How Funeral Homes Are Adapting to Changing Tastes

Whether you are planning a funeral or a memorial service, you may wonder how funeral homes adapt to changing tastes. Some funeral homes are taking on new styles, while others are sticking to the traditional way of doing things.

Greek Orthodox funerals adapt to changing tastes

Despite the growing number of Greek Americans, the Greek Orthodox Church in America faces a grave challenge. Although the number of adherents has increased since the post-World War II baby boom period, the number of religiously observant communicants has decreased significantly funeral home las cruces nm. The next generation of Greek Americans could see the Church’s decline as a religious institution.

How funeral homes are adapting to changing tastes

While many of the practices of Orthodox funerals are similar, the rituals and practices vary from family to family. This may reflect the customs of the community, the region, or the family itself. If you have questions about any funeral rituals, you may wish to consult your local priest or clergy.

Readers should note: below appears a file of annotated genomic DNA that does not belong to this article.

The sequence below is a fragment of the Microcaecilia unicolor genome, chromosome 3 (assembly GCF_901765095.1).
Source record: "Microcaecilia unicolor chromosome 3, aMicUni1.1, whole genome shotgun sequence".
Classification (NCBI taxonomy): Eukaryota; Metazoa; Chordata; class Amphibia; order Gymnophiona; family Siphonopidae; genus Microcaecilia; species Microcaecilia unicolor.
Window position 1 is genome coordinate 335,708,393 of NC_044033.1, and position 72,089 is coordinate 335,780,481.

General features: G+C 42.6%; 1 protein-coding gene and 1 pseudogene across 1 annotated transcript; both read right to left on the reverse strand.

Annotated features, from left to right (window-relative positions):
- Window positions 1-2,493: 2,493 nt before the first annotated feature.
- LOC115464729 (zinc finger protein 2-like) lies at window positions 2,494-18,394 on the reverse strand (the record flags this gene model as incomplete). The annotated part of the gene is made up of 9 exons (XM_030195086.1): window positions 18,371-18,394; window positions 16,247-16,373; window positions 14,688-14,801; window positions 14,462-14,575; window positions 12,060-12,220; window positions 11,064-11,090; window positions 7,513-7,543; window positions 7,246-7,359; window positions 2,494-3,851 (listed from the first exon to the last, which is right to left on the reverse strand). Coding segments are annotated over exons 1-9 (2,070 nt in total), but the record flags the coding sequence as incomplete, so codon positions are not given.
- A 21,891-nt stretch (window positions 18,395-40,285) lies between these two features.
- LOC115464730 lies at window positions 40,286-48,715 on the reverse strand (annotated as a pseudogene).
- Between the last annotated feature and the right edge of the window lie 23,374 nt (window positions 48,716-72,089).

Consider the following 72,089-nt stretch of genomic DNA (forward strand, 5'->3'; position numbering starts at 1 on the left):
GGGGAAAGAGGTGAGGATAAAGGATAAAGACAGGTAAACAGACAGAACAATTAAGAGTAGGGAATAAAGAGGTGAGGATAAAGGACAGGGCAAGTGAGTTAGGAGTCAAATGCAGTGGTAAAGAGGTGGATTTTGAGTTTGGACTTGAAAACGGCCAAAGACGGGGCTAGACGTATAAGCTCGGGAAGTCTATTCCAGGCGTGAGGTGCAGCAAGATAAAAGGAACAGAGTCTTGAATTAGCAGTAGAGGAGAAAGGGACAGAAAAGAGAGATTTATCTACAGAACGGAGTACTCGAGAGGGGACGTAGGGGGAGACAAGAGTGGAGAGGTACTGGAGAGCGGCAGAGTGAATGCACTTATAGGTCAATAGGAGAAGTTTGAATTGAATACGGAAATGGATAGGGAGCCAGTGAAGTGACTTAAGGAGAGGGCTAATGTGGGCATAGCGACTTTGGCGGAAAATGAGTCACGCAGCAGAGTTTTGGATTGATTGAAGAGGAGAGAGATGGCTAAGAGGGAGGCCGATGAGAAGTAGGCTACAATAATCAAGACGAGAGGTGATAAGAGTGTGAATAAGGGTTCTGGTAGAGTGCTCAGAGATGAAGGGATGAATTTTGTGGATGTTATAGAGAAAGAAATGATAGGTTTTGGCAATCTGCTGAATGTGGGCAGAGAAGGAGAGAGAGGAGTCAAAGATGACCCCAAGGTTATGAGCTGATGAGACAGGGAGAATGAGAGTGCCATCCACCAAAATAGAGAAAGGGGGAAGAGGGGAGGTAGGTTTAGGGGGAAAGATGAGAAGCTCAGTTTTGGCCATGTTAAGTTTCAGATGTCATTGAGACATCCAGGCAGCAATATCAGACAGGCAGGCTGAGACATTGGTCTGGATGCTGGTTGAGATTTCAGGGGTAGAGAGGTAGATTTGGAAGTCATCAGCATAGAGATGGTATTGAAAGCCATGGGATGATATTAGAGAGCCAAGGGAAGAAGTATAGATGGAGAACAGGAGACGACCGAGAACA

The Greek Orthodox funeral service usually lasts around 60 minutes. The service includes readings and chanting. It may also include Holy Communion. There is usually a candle lit during the service. An altar server is also present. You will generally stand during the service, but you may wish to sit if you are uncomfortable standing.

Traditional Catholic funeral liturgy balances personal and universal

Traditionally, Catholic funerals consist of three parts: Vigil Prayers, Funeral Mass, and Committal. The Funeral Mass is the Church’s celebration of the Paschal Mystery of Christ’s victory over sin. The Committal is a ceremony to commend the deceased to the mercy of God.

Funeral liturgy can be held in the church or at the funeral home. It is usually celebrated when the family requests it. It will usually include the Gospel, sermon, and prayers.

The readings of the funeral Mass are essential. The funeral celebrant will use the thoughts and prayers of the family and congregation to help him, or she proclaim the Scripture readings. The family can also request personal readings.

The priest usually reads the Gospel during the funeral Mass, but the family may choose to read it. The readings may include Old Testament readings or readings from the OCF. The family may also choose to read a psalm, a scripture reading, or a general intercession.

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